By Sharine Sample

One of the biggest factors affecting how much you’ll earn in your career is education. Today I’d like to talk about the first educational milestone for most people: completing high school. Being a high school graduate can have a big impact on your future, let alone your job search. If you don’t have a high school diploma, have you ever wondered where you can go for help?

We all probably know someone who was unable to obtain their high school diploma in the traditional way. Sometimes the traditional school environment just isn’t a good fit academically or socially. Sometimes, health issues or other unforeseen circumstances cause a person to drop out of high school. There is a wide variety of barriers that could have prevented a student from fully succeeding in the traditional classroom setting.

Regardless of the reason for not completing high school, that individual will earn far less over the course of their working life that someone with a high school diploma or GED – on average, $8,000 less per year. This past April, the Bureau of Labor Statistics reported that, of students who had left high school between October 2020 and October 2021, the labor force participation rate for recent dropouts was 39.1%, compared to 66.9% for recent high school graduates not enrolled in college. The jobless rate was for recent high school dropouts was 15.6%, at a time when the overall U.S. unemployment rate was only 4.4%.

It’s true that currently we’re experiencing a workforce shortage in most industries and positions. Some employers that used to require a high school diploma or GED are waiving that requirement. However, that trend may not last. If you are without a high school education and have struggled to find a job, this might be the ideal time to complete your education while working so that you are set up for success long-term.

Employers who are waiving high school/GED requirements so they can fill much-needed positions also have an opportunity to think long-term. You probably have some employees who have great potential to commit to a career with your company, but who face roadblocks to advancement because they do not have their high school diploma. Encouraging your employees to advance their education can help you retain valuable members of your team.

There is a new resource in our community that can help. The Access Center Adult High School, a partnership between Goodwill Industries of Northwest North Carolina and Mitchell Community College, offers a unique opportunity for individuals to earn a high school diploma. Students receive their education or educational supports from Mitchell Community College, plus in-person and virtual assistance with career exploration, planning, and employment services from Goodwill.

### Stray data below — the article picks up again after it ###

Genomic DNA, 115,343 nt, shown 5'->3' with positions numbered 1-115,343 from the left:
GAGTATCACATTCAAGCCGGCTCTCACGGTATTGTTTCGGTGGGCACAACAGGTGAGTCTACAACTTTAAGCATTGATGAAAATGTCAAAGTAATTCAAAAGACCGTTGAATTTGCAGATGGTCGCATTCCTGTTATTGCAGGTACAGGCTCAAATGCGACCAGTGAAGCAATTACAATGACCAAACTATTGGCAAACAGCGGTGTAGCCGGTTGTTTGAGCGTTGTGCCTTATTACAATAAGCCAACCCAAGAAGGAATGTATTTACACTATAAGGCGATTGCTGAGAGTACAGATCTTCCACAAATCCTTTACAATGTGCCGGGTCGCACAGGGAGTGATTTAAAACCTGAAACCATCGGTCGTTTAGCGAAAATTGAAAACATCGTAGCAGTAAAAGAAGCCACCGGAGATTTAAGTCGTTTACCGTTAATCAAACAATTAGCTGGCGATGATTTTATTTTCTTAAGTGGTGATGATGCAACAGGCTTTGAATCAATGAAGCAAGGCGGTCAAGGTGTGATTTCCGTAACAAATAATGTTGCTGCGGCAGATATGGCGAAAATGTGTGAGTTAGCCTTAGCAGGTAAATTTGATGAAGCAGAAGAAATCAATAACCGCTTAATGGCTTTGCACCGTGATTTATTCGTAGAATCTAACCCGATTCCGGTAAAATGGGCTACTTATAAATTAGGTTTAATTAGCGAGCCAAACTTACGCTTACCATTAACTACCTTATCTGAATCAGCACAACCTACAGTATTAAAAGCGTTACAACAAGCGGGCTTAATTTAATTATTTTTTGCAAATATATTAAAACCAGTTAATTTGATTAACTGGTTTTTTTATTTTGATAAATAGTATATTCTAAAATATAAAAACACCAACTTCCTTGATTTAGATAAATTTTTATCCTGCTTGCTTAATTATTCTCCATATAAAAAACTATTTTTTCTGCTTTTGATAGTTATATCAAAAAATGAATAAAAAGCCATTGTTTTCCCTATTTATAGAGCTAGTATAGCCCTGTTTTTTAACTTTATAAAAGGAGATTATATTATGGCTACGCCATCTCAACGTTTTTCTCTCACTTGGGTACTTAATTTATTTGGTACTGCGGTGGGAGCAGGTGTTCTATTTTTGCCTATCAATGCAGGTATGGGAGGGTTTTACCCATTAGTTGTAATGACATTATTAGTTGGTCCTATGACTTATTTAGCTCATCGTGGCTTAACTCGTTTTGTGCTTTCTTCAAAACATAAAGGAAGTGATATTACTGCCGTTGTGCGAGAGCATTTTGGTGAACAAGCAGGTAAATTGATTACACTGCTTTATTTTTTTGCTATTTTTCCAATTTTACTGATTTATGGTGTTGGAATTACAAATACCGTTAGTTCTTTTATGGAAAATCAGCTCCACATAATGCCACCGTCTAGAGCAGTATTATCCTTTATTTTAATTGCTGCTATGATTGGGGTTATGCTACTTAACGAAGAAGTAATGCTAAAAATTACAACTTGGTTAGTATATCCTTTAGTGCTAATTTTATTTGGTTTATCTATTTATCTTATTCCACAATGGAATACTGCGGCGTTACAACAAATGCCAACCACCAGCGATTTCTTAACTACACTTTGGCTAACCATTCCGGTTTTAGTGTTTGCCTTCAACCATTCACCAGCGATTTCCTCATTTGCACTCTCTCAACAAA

Though it may sound cliché, it’s true – obtaining a high school diploma could be the open door that you (or someone you know) needs to start the journey to a dream career. A diploma or GED is the first step to getting other training and education, whether you’re looking to start a new career or to further your current career or trade.

A high school diploma represents hard work and a strong ability to stick to commitments. It shows an employer that you are determined to build your career, skills and confidence. Having that certificate is the gateway to improved employability, better pay and, most importantly, to boosting your self-esteem. When you are applying for jobs or networking, being able to say that you are a high school graduate can greatly improve your confidence in professional and relationship development.

If you would like to learn more about how to take the next step to obtain your high school diploma or GED, contact Kilby Watson, Access Center Career Coach, at kwatson@goodwillnwnc.org, 704-873-5005, or visit www.accesshighschool.org.

 

Sharine Sample is the Regional Workforce Development Manager at Goodwill Industries of Northwest North Carolina.

News  |  Related

Are you a highly effective employee?

October 09, 2023

By Sharine Sample In every job you’ve had, you’ve probably noticed that some employees seem to stand above the rest. They are the people that everyone looks to, and they’re known as someone who “gets things done.” That person is not necessarily in... read full story

Email Etiquette: Watch your phrasing

September 14, 2023

By Sharine Sample Recently I was in a meeting where the subject of email etiquette came up – specifically, how certain phrases in the email can trigger annoyance, frustration, or other negative emotions, which then affect your response to the send... read full story

How to Prioritize When Time is Scarce

January 09, 2023

Now that the hustle and bustle of the holidays are past, the New Year is a time for reflection and thinking about what you want to accomplish in 2023. If you’re like me, planning stresses you out just thinking about it. read full story